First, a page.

OPEC and US Shale Drillers Are on a Collision Course
The International Energy Agency (IEA) projects non-OPEC output will increase by 1.5 million barrels per day (bp (BP)d) in 2018 (“Oil Market Report”, IEA, June 2017).
If that proves correct, non-OPEC suppliers will capture all the increase in demand next year, because the IEA predicts consumption will increase by only 1.4 million bpd.
In effect, OPEC will be restricting its own output only to see rival producers step in to meet growing demand from refiners.
OPEC will face the familiar dilemma of whether to defend oil prices by continuing to restrict output or defend market share by growing production again.
OPEC and its non-OPEC allies are unlikely to remain impassive as U.S. shale producers and other non-OPEC countries not bound by the production agreement capture all the growth in market demand in 2018.
If U.S. shale production continues to grow rapidly, OPEC will probably return to defending its market share in 2018, even if it means accepting lower oil prices.
OPEC’s strategy can best be described as a cycle alternating between prioritising price protection and defending market share.
Between 2012 and the middle of 2014, the organisation’s members complacently enjoyed high prices but ceded market share to the U.S. shale sector and other non-OPEC producers including deepwater projects.
OPEC’s share of the market shrank progressively from 43.5 percent in 2012 to 41.2 percent in 2014, the lowest since 2006, according to BP (“Statistical Review of World Energy”, BP, 2017).
If the shale boom had continued, with U.S. production growing at more than 1 million bpd per year, OPEC’s share would have fallen even further in 2015 and 2016.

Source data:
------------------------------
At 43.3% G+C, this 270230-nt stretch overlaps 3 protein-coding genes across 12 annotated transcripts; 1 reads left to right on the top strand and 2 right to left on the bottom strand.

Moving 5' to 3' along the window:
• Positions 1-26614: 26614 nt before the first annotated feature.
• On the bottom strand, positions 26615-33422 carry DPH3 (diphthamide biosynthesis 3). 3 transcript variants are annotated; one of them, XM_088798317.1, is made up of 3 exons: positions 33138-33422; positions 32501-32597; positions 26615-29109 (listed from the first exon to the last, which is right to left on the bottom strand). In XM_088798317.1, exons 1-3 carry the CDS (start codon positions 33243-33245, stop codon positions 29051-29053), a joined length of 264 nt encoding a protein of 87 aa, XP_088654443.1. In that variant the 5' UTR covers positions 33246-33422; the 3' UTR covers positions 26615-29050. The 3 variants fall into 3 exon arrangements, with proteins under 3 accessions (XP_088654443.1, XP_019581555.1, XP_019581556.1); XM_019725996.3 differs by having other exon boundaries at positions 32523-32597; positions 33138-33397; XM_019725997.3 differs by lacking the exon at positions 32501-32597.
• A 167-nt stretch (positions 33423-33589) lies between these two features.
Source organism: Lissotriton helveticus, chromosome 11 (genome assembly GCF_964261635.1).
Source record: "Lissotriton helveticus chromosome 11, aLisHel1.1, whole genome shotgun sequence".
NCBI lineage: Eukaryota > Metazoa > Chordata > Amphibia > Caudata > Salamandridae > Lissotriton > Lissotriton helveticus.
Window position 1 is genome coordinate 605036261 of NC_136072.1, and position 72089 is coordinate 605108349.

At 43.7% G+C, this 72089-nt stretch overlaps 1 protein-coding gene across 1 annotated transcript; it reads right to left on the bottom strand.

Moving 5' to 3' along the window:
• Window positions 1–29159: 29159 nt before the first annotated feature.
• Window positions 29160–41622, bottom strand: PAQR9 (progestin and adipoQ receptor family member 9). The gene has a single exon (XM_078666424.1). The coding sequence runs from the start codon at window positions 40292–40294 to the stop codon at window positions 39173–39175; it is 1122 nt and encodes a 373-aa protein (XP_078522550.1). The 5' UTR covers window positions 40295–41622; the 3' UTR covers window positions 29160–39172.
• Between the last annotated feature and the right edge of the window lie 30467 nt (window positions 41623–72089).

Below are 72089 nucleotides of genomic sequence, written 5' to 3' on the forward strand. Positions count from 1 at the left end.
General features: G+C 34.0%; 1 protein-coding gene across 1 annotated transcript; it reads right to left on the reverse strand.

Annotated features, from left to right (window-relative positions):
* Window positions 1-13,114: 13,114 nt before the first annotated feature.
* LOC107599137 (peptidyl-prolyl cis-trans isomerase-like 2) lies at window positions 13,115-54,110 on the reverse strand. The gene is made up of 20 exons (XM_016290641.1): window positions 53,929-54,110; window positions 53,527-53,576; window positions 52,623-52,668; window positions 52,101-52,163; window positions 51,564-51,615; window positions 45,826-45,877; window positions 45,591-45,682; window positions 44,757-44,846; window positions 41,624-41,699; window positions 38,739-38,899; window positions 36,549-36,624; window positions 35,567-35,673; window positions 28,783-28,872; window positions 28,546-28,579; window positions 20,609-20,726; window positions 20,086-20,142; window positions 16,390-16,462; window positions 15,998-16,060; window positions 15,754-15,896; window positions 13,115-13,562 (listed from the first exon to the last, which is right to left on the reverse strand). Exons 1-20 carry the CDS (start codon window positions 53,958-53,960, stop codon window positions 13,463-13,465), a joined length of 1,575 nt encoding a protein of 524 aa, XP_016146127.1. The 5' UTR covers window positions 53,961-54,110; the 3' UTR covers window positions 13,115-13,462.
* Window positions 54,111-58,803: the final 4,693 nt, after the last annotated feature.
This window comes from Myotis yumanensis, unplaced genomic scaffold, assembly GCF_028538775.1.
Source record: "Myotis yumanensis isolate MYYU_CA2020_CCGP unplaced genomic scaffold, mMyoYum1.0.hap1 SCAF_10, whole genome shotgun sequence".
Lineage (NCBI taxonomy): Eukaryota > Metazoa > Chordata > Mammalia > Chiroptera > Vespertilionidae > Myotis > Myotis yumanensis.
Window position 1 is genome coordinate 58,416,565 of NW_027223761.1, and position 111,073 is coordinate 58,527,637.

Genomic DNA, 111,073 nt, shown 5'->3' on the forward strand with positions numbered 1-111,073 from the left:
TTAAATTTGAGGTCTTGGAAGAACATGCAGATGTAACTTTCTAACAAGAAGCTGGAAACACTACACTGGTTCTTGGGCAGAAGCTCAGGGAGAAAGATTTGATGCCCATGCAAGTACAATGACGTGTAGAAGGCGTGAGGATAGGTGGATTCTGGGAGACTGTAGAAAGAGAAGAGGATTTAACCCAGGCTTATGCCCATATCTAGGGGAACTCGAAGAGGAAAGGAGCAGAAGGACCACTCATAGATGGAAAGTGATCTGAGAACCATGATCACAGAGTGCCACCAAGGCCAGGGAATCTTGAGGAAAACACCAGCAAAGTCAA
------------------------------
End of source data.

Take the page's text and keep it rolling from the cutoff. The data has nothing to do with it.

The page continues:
So OPEC, under the leadership of Saudi Arabia, refused to cut production and allowed oil prices to fall to curb the shale boom and deepwater projects, which was the only rational strategy under the circumstances.
Between mid-2014 and mid-2016, OPEC’s strategy switched to protecting its market share and allowing oil prices to sink.
OPEC’s market defence strategy appears to have been successful, with its share of output climbing from 41.2 percent in 2014 to 42.7 percent in 2016.
But the cost proved more painful than anticipated, with oil prices slumping from an average of $100 per barrel in 2014 to less than $45 in 2016.
In the second half of 2016, OPEC switched tack again, and abandoned its market share strategy in favour of a return to price defence.
Prices have risen but OPEC’s share of production is set to decline once more in both 2017 and 2018, which could force another change of strategy.
The resurgence of U.S. shale is already complicating OPEC’s efforts to draw down global stocks in 2017, as well as threatening its market share in 2018.
The speed and scale at which U.S. shale production has bounced back from the slump in 2015/16 has confounded OPEC and all the other major forecasters.
OPEC wrote in its latest oil market assessment that rebalancing is underway but at a slower pace because of the “shift in U.S. supply from an expected contraction to positive growth.”